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Osteoporosis (cont.)

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Prevention of osteoporosis due to long-term corticosteroids

The long-term use of corticosteroids (such as prednisone, cortisone, and prednisolone) can lead to osteoporosis. Corticosteroids cause decreased calcium absorption from the intestines, increased loss of calcium through the kidneys in urine, and increased calcium loss from the bones. To prevent bone loss while on long-term corticosteroids, patients should

  1. have an adequate calcium (1,000 mg daily if premenopausal, 1,500 mg daily if postmenopausal) and vitamin D intake (the actual level of Vitamin D can be measured with a simple blood test); however, calcium alone or combined with vitamin D cannot be relied upon to prevent bone loss from corticosteroids unless other prescription medications are added;
  2. discuss with their doctor the use of either alendronate, risedronate, and zoledronate, which have been approved for the prevention and treatment of corticosteroid-induced osteoporosis;
  3. discuss with their doctor about having a DXA bone density scan prior to beginning therapy and careful monitoring for osteoporosis during therapy.

Monitoring osteoporosis therapy

The controversy of bone density testing in patients already taking osteoporosis medication

The American Medical Association and other reputable medical organizations recommend that repeat bone density testing (DXA scans) not be done for monitoring osteoporosis treatment or prevention on a routine basis; it is scientifically premature to measure bone density as a way of monitoring the effects of treatment. Doctors simply do not know how to use repeated bone density measurements during therapy. Here are a few of the most important reasons:

  1. Bone density changes so slowly with treatment that the changes are smaller than the measurement error of the machine. In other words, repeat DXA scans cannot distinguish between a real increase in bone density due to treatment or a mere variation in measurement from the machine itself.
  2. The real purpose of osteoporosis treatment is to decrease future bone fractures. There is no good correlation between increases in bone density with decreases in fracture risks with treatment. For example, alendronate has been shown to decrease fracture risk by 50% but only to increase bone density by a few percent. In fact, most of the fracture reduction with raloxifene is not explained by raloxifene's effects on bone mineral density.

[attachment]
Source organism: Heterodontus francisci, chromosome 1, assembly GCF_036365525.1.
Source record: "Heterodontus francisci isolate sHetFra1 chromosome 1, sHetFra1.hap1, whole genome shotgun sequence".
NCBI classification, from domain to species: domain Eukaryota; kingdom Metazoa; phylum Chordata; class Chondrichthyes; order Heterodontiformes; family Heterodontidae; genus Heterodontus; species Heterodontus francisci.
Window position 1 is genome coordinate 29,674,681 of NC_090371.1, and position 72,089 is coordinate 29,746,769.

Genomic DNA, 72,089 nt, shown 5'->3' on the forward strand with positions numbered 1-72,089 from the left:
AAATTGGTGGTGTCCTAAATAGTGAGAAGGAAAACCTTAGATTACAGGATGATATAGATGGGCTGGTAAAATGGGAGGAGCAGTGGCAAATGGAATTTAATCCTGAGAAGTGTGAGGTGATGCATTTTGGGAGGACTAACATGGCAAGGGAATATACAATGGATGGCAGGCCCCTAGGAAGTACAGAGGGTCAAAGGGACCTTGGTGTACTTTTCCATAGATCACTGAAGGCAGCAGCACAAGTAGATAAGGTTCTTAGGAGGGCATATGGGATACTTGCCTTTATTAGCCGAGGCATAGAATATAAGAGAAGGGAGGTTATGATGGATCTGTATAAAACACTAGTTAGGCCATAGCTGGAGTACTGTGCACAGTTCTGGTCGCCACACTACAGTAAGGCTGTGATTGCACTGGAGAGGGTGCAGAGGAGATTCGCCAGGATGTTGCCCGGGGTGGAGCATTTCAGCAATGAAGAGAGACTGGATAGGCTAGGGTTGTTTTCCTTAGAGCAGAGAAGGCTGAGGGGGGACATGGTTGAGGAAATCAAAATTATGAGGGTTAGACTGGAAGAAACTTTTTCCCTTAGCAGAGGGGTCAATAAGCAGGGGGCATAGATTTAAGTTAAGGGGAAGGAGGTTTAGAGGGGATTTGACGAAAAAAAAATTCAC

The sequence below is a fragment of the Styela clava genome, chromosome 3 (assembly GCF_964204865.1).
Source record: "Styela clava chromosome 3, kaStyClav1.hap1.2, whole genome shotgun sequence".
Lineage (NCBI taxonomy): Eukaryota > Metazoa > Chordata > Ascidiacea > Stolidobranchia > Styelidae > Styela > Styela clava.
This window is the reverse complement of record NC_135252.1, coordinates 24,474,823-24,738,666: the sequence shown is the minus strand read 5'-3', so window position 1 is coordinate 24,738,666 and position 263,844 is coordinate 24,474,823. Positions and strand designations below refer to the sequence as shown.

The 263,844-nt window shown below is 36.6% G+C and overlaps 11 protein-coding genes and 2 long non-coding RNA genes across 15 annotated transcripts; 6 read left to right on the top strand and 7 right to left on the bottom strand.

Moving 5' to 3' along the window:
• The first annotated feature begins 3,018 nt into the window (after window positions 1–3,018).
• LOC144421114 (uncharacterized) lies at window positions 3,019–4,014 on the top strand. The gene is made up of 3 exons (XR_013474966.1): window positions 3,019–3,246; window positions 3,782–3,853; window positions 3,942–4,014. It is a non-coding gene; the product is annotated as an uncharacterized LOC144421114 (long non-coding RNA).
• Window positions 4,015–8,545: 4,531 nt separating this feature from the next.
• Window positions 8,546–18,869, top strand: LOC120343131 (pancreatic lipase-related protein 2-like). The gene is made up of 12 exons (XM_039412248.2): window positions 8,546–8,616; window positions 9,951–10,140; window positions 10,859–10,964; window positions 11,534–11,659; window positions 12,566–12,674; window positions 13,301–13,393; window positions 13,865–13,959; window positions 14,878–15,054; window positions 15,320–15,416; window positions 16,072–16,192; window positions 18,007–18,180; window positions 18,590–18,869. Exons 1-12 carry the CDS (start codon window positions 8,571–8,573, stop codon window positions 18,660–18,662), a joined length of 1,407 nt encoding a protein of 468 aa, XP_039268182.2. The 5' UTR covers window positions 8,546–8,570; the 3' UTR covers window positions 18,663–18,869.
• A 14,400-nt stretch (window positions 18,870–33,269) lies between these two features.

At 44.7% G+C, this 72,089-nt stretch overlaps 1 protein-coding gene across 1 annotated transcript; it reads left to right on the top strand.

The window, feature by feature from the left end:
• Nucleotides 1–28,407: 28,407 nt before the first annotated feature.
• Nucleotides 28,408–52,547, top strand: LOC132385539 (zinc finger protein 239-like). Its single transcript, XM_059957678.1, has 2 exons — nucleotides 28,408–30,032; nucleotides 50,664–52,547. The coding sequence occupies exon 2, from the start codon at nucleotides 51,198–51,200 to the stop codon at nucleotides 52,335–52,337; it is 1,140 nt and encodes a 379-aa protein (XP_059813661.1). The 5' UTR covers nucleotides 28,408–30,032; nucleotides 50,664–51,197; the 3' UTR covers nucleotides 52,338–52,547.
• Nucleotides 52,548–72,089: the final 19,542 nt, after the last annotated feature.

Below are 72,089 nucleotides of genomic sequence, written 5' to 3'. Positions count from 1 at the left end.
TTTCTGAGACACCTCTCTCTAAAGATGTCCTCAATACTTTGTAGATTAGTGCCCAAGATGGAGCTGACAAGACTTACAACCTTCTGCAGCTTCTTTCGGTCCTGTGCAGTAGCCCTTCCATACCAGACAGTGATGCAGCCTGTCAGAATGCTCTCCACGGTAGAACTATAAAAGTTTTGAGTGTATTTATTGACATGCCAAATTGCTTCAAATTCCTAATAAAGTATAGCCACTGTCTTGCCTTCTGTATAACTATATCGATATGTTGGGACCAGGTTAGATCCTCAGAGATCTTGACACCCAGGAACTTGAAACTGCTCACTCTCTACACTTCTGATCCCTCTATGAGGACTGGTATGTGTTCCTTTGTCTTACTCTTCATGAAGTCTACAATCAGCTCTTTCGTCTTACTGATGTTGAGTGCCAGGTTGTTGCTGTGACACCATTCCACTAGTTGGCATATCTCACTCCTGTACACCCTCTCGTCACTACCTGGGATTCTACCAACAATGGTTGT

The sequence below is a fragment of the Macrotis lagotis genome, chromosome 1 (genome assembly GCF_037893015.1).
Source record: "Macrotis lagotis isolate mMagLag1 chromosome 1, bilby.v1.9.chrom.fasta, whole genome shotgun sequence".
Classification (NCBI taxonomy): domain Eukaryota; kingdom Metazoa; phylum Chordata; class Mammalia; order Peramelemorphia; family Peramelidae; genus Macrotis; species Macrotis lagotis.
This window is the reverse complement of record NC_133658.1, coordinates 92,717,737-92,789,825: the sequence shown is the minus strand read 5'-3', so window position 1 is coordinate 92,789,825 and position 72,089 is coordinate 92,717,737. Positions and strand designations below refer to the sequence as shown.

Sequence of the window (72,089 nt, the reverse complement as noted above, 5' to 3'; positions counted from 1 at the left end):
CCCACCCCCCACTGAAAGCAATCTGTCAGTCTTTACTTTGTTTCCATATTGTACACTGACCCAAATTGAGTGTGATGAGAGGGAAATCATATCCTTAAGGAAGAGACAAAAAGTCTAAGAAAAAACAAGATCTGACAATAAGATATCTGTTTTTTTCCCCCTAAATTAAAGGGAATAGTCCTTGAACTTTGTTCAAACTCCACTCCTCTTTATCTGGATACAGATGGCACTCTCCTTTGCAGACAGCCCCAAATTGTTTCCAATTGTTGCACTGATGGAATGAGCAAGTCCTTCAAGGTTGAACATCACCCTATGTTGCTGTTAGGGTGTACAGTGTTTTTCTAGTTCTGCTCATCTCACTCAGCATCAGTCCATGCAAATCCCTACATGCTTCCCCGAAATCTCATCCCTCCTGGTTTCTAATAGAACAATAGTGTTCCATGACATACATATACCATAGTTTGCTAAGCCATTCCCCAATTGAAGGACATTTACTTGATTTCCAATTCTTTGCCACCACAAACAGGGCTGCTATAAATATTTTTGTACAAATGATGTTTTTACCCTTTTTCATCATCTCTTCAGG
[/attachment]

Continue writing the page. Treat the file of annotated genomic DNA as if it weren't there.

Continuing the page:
3. One density measurement taken during treatment will not help the doctor plan or modify treatment. For example, even if the DXA scan shows continued deterioration in bone density during treatment, there is not yet research data demonstrating that changing a medication, combining medications, or doubling medication doses will be safe and helpful in decreasing the future risk of fractures.
  4. Even if bone density deteriorates during treatment, it is quite likely that the patient would have lost even more bone density without treatment.
  5. Recent research has shown that women who lose bone density after the first year of HRT will gain bone density in the next two years of therapy, whereas women who gain in the first year will tend to lose density in the next two years of therapy. Therefore, bone density during treatment fluctuates naturally, and these fluctuations may not correlate with the prevention of fractures due to the medication.

For all of these reasons, as surprising as it may sound to many people (and even some doctors!), rechecking bone density is not at all like checking blood pressure during treatment of high blood pressure (hypertension). Routine bone density testing during treatment is unlikely to be helpful. In the future, however, if ongoing research brings new technology or new therapies, testing decisions may change.

Medically Reviewed by a Doctor on 8/29/2014

Patient Comments

Viewers share their comments

Osteoporosis - Symptoms Question: What were your symptoms at the onset of your osteoporosis?
Osteoporosis - Treatment Question: What kinds of treatment, including medication or supplements, have you tried for your osteoporosis?
Osteoporosis - Share Your Experience Question: Do you or a relative have osteoporosis? Please share your experience.
Osteoporosis - Risk Factors and Causes Question: Do you have any risk factors for osteoporosis? What are they?
Osteoporosis - Lifestyle Changes Question: What lifestyle changes (diet, exercise, quitting smoking or alcohol) have you made to manage your osteoporosis?
Osteoporosis - Hormone Therapy Experience Question: Have you been prescribed hormone therapy to treat your osteoporosis? What was your experience?
Osteoporosis - Medications Question: What medications have been prescribed to treat your osteoporosis?
Osteoporosis - Complications Question: Have you had any complications related to your osteoporosis? If so, what were they?
Source: MedicineNet.com
http://www.medicinenet.com/osteoporosis/article.htm

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